R.$&amp. y R 2 (t). and is of is Its application to the problem immediately under consideration obvious.lt. where reduced by the substitution x=tf to the integral of 2tR(t 2 ). where f (t) is any f auction of a new variable (t).(t)} RJ(t)dt t the latter integral.gt. if it is a rational function. 134. which it may be convenient to choose multiply by . con be would carry us beyond our present range to enter upon any general discussion as to when it is and when it is not possible to find an auxiliary variable t connected with x and y in the manner It indicated above. say x = Ri(t). in other words that the graph of y. This method of i. This equation supplies us with a method for determining the of integral of ^r (x) in a large number of cases in which the form the integral follows: put t is not directly obvious. for example. to the integral of a rational function of t. stated as a rule as x=f(t). Let us suppose by an equation of the form ax2 + 2hxy + bif + Zgx + 2fy +c= . It follows DERIVATIVES AND INTEGRALS 237 Integration by substitution and rationalisation.(x) then {/}/ ^= {/( )} (1).130-134] 133. extremely R R by rationalisation. Thus denotes a rational function. considered as a function of x . to of ty {f(t)}f (t) express the be found that the function of t which we are led by the application of this rule is one whose This is always so. y) and dx = JR (Rtf). t. that x and y are connected Integrals connected with conies. integral can easily be calculated. is the integral of (\/x). from equation (3) of 130 that if \^(x)dx=&amp. integration is called integration wide application. then JR (x. f and determine (if possible) the integral It will often result in terms of x. It may be . We shall consider only a few simple and inter esting special cases.e. being that of a rational function of calculated by the methods o/ 130. and it is very often possible to choose the relation between x and t so that this shall be the case. If we can find a variable t such that x and y are both rational functions oft.

it assumes the form expressed let a conic. 2 ) .^ x) = 0. ~dl~ /x_i_A\&quot. Suppose in particular that \~r/ 2 A J Y (CIX -p 2tOX -J~ G ) It will be found that. . and y 7) = Y.&quot. if we put y+XfJa=t. If the relation between x and y is in terms of and F. 2 2 where F=h + bri+f. application to an important special case. a&amp.gt. (G^_Ft}_ ~ 2 * Hence the process can be carried out. X aX + 2hXY + 6F + 2GX + 2FY = 0. be found that expressed as rational functions of t. so that ( ----dx = 7 y jhx + by+f 2 ^ r ] a+2ht + bP dt --^----r- . &quot. It will then G = a% + hrj + g. 2* &quot. When follows h2 &amp. x f = X. of rationalisation described in the last section The reader should hx verify that + by +/= . f fly.&quot.2 and so fdx _ f dt (1). n where ^ . ab it is is The conic in some ways advantageous to proceed as a hyperbola whose asymptotes are parallel to the lines -f Zhxy + by* = 0.238 is DERIVATIVES AND INTEGRALS [VI Suppose that (. we obtain \&quot. and it is clear that as rational functions of x and y can be calculated fr6m these equations We shall illustrate this process by an t.gt.&quot. b (y = we obtain /JLX ax 1 or say If we put y t.lt.i (a + 2/rf + fo &amp. rj) is any point on the conic. . be so expressed. Oj. ~~ &quot.- In this equation put and F can both be and therefore x and y can X 2 (g + ffi) &quot.gt. The integral y 2 = ax2 + 2bx + c. .0.fix) (y . 135. the actual formulae being _ &amp. Y=tX. ~i // *v &quot.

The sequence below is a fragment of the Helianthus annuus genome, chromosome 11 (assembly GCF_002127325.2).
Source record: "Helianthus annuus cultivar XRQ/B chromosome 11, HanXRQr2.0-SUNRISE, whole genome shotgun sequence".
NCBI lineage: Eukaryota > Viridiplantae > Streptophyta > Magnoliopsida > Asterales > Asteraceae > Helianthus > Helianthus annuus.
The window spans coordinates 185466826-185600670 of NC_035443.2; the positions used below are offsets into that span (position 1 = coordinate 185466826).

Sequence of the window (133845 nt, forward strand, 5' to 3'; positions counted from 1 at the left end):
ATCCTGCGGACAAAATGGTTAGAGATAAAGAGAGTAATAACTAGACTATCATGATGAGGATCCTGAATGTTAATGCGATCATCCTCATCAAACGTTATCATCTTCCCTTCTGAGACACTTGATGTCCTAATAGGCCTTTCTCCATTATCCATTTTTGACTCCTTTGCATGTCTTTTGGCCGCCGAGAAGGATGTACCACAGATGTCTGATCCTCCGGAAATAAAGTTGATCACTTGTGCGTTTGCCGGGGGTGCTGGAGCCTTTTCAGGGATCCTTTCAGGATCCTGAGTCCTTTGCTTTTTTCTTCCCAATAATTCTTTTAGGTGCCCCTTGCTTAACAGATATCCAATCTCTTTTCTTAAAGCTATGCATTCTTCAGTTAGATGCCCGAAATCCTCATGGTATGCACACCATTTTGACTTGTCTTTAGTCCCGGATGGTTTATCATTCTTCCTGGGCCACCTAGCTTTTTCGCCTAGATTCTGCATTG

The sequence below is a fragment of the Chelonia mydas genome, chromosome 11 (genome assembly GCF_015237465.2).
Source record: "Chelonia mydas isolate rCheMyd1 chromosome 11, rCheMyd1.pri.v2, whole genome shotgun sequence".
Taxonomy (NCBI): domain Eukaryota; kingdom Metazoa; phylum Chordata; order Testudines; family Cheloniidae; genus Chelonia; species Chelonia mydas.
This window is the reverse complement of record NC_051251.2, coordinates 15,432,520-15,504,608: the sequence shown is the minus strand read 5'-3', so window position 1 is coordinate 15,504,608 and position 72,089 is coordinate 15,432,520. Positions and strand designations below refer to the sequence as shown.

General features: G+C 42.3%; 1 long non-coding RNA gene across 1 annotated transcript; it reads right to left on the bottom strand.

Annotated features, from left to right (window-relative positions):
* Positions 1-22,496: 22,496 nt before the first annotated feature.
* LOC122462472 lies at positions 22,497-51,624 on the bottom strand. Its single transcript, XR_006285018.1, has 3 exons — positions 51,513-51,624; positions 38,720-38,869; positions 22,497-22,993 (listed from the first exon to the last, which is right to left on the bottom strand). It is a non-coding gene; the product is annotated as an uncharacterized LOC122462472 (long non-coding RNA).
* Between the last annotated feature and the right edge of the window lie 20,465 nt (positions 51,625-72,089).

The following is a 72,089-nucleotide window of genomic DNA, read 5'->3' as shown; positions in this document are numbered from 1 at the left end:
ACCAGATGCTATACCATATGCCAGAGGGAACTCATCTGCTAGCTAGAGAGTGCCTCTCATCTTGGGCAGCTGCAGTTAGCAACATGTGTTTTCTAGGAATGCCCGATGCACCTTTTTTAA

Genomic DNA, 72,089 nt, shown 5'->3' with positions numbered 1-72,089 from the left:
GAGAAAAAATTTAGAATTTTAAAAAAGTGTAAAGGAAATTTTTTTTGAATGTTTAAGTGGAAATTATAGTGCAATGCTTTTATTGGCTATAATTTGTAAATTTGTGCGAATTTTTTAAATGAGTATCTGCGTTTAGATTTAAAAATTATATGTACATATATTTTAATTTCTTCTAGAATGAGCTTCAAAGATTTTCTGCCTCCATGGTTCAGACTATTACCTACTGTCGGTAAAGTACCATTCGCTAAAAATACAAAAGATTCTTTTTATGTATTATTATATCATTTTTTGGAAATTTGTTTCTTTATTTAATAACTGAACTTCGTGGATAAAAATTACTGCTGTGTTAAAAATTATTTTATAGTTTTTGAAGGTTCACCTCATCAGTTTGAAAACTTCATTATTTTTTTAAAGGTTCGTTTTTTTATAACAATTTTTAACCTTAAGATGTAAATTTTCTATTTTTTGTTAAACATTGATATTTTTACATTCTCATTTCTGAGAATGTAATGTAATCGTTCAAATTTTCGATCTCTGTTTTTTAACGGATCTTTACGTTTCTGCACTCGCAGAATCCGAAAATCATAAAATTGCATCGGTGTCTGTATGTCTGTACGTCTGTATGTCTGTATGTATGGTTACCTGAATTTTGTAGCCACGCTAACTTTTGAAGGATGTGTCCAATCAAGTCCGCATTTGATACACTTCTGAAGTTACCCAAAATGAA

gt. we have f (\x + p) dx ) V In the _ ~ \ V(f . &amp. The It is integral I -r. 0. c= -a 2 we . 119). or a=l. these formulae should be associated the third formula With dx (3). J \/(ax be integrated sections.gt. (\b/a). dx If a last integral positive we put x \Ja a may be positive or negative. + (&/V0 = when we obtain t&amp.K - A for a and It thus appears that in any case the calculation of the integral may be made to depend on that of the integral considered in 135. in all cases by most convenient This integral can xr^---: dx. when we obtain x JA put dt _1_ f ^-a)J ^. c=a 2 . : The formula 136.134-136] If in particular DERIVATIVES AND INTEGRALS a=l. X. which a &amp. is If a is negative we write b 2 )/a. equations whose truth may be verified immediately by differentiation.(b/^A) = t. N a f / &quot. &amp. 26uH-c) means of the results of the preceding r + to proceed as follows. it will hardly the reader (3) appears very different from the formulae (2) be in a position to appreciate the connection between them until he has read Ch.lt. Since \x + p = (X/a) (ax + b) + //. and that this integral of the three forms dt may be reduced dt dt to one or other . 6 = 0. X6\ f &quot..lt. corresponds to a case of the general integral of this section in which if a then the integral is arc sin (xj a |) In (3) it is supposed that a . where tc = (ac . 2 9 . \ In practice we should evaluate the general integral by reducing (as in the next section) to one or other of these standard forms. (cf. 6 239 obtain = 0.